Annual house price growth falls back to 9.8% – ONS

Annual house price growth in the UK dropped to 9.8% in the year to March, according to the latest UK House Price Index published by the Office for National Statistics (ONS).

The figure was down from the 11.3% reported by the ONS in the year to February.

This means the average UK house price stood at £278,000 in March 2022, a level £24,000 higher than the same time last year.

On a regional basis, average house prices have increased over the year by 9.9% in England to £298,000, 11.7% in Wales to £206,000, 8.0% in Scotland to £181,000 and 10.4% in Northern Ireland to £165,000. London was again the region with the lowest annual rate of growth anywhere in the UK, at 4.8%.

“House prices cooled in March relative to February and we can expect more of this throughout the year given the frightening level of inflation,” commented Coreco managing director, Andrew Montlake. 

“The stamp duty holiday, record low interest rates and the race for space triggered an unprecedented surge in demand and activity during the pandemic, but those days are now over.

“With 9% inflation, rising interest rates and a potential recession ahead, it will impact demand while lenders are becoming ever more cautious, which will restrict what people can borrow. This will almost certainly see the rate of price growth slow during 2022 and into next year. Only the entrenched lack of supply can prevent prices from falling.”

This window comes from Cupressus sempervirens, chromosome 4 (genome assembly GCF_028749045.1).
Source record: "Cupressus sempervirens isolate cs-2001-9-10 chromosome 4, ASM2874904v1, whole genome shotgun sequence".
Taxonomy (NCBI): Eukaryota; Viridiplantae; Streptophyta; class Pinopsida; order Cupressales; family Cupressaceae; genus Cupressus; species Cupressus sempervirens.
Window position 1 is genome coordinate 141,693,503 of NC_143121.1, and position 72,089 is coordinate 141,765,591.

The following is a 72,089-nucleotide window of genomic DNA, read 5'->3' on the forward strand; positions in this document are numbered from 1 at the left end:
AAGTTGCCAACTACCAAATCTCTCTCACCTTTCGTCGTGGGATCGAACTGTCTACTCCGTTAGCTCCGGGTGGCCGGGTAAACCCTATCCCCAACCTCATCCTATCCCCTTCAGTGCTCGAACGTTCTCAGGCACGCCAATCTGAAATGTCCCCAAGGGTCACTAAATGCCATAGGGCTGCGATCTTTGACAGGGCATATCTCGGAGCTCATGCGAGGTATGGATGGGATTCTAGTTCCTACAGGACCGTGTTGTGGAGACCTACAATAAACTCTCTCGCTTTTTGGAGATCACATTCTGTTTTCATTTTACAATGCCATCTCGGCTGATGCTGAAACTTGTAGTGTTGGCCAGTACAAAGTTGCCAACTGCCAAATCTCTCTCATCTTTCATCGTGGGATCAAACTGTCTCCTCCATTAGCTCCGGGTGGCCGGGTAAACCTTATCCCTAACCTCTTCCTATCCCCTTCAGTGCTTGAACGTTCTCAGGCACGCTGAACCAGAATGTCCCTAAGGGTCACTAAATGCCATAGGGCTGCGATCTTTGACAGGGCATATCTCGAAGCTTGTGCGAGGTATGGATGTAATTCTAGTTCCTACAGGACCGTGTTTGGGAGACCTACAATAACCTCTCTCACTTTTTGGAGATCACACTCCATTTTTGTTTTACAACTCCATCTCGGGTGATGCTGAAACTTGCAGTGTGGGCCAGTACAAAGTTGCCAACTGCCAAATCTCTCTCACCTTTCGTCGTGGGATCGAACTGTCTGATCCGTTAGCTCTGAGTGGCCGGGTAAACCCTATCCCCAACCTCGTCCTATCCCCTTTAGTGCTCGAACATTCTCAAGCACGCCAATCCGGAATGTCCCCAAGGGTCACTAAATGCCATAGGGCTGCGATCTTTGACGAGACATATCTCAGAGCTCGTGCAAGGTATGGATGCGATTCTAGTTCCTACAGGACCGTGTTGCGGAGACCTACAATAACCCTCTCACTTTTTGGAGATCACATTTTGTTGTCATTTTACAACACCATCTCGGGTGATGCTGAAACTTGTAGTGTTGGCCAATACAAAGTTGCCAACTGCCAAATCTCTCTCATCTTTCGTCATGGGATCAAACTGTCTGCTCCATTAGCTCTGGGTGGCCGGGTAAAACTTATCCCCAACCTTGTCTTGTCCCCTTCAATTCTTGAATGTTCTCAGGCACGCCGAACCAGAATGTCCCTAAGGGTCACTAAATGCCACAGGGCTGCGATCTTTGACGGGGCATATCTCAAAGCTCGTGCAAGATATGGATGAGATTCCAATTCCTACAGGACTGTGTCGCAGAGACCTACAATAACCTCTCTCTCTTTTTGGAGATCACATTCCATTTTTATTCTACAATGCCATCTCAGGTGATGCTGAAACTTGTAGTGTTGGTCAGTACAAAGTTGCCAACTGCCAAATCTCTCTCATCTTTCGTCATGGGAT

Head of finova Payment and Mortgage Services, Melanie Spencer, added: “A lack of sufficient housing supply has continued to drive up property prices in March. Yet, in the coming months we can expect home buying activity in the market to slow as surging inflation and the ongoing cost of living crisis continue to dent people’s savings and leave their finances stretched.

“Following a record-breaking two years, brokers will now be feeling challenged in new areas as they support clients facing financial difficulty. For first-time buyers and movers attempting to navigate the property ladder, rising bills paired with higher interest rates may set back their housing plans, while others will need support with remortgaging.”

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